Mark Bittman on the food plan

by on October 18, 2012 at 6:44 am in Economics, Food and Drink, History | Permalink

He writes:

But there is no national food policy that says, for example, the United States will consume one billion pounds of almonds in the next year, so let’s grow 1.5 billion and there’s plenty for export. Let’s not plant 2.5 billion because that land could be used for tomatoes or something else. I mentioned it to my editor and we agreed that it sounds a bit Stalinist.

[Interviewer] Talk about politically toxic.

Right! But that aside, why would you not want to talk about what’s the best thing for the future of the United States? I would argue that the answer is not what amounts to an anarchic market of a million individuals deciding what they want to plant and then having this dogma that the market will decide. Growing a lot of almonds and exporting them to China is not the end of the world, but I do think that when you look at the Midwest, where the vast majority of land is used to raise corn or soybeans used for feeding industrially raised animals or producing corn syrup for junk food, really is. It is something that is not going to change until we say that land is too valuable to us to be used that way. We need more diverse and regional agriculture. What harm would there be in making a plan?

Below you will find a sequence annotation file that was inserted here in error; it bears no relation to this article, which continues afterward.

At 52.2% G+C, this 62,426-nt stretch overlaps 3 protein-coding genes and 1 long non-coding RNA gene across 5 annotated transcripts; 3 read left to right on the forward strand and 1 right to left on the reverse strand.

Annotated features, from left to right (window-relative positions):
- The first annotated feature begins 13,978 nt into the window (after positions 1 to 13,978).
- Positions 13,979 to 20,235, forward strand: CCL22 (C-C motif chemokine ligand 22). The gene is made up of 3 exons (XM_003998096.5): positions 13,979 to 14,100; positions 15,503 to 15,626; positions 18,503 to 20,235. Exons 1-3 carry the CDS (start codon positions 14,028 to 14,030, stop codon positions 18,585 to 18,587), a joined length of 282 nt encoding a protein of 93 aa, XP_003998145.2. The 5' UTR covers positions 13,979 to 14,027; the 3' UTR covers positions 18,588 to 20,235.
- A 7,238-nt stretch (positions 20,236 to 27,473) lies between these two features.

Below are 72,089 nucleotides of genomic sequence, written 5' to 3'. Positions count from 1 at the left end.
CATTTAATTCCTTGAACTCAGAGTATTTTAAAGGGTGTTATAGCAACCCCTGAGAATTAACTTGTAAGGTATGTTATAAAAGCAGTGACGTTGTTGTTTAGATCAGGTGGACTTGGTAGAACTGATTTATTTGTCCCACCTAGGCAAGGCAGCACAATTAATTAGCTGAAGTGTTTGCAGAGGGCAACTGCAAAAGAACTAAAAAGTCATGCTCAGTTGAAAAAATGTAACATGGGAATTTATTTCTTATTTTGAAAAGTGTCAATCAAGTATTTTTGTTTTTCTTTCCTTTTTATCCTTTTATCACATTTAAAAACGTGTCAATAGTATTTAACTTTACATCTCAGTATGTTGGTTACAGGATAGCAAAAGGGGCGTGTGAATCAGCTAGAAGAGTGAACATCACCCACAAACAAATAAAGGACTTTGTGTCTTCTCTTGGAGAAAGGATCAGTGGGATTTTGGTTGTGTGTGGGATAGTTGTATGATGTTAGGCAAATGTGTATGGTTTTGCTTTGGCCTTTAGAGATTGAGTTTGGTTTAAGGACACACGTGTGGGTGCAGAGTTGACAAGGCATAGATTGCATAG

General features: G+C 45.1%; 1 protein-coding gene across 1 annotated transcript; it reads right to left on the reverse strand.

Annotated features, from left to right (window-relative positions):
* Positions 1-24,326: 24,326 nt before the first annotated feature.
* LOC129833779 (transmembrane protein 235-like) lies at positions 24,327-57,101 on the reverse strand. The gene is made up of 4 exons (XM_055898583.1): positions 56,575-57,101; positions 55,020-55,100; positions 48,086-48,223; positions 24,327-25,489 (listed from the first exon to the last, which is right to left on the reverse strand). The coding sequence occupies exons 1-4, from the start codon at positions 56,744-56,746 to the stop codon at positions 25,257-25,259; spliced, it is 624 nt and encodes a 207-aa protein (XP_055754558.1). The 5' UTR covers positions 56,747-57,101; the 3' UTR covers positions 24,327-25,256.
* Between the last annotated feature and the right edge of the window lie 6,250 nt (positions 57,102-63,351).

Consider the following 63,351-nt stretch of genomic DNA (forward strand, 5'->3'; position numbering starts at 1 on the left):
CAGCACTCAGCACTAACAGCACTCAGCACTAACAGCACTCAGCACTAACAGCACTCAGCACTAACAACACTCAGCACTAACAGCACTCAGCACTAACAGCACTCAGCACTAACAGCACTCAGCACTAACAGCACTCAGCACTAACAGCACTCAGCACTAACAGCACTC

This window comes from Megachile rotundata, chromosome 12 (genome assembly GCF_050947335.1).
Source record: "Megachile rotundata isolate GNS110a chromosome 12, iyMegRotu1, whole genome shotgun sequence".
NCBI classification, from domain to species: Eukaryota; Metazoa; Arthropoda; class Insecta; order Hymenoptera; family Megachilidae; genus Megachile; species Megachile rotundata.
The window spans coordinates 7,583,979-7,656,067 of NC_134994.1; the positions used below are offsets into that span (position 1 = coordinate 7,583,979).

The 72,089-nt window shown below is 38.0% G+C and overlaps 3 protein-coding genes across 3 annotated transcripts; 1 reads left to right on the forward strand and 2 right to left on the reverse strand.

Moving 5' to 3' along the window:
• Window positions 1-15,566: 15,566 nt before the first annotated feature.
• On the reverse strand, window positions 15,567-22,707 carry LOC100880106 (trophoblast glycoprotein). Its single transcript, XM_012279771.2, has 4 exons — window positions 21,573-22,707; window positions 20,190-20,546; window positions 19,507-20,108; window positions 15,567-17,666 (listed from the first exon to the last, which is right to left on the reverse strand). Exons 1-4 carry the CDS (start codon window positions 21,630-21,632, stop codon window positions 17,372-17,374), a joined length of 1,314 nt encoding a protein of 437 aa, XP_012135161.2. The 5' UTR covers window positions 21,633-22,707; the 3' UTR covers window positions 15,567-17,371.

Mark Bittman has done some of the best writing about cooking which the human race has produced, ever, and he has done it repeatedly and on a large scale, toss in writing on food travel as well.  This discussion is…less good than that.

The link is here, and I thank Daniel for the pointer.

1 chris October 18, 2012 at 7:05 am

well, at least he acknowledges that it is stalinist 🙂

2 dearieme October 18, 2012 at 8:59 am

But without the drama of murdering the kulaks. So it wouldn’t make much of a movie.

3 derek October 18, 2012 at 10:10 am

Just give it time.

4 Nate October 19, 2012 at 7:22 am

Everything is just hydrogen and time:

5 Tomasz Wegrzanowski October 18, 2012 at 7:10 am

If government is going to run a massive system of direct and indirect agricultural subsidies anyway, it might as well have some sort of plan regarding outcomes it wants to achieve.

There’s no point pretending that lack of plan means current situation is in some way less distorted.

6 Paul Zrimsek October 18, 2012 at 7:30 am

If only Stalin knew!

7 Paul Zrimsek October 18, 2012 at 7:34 am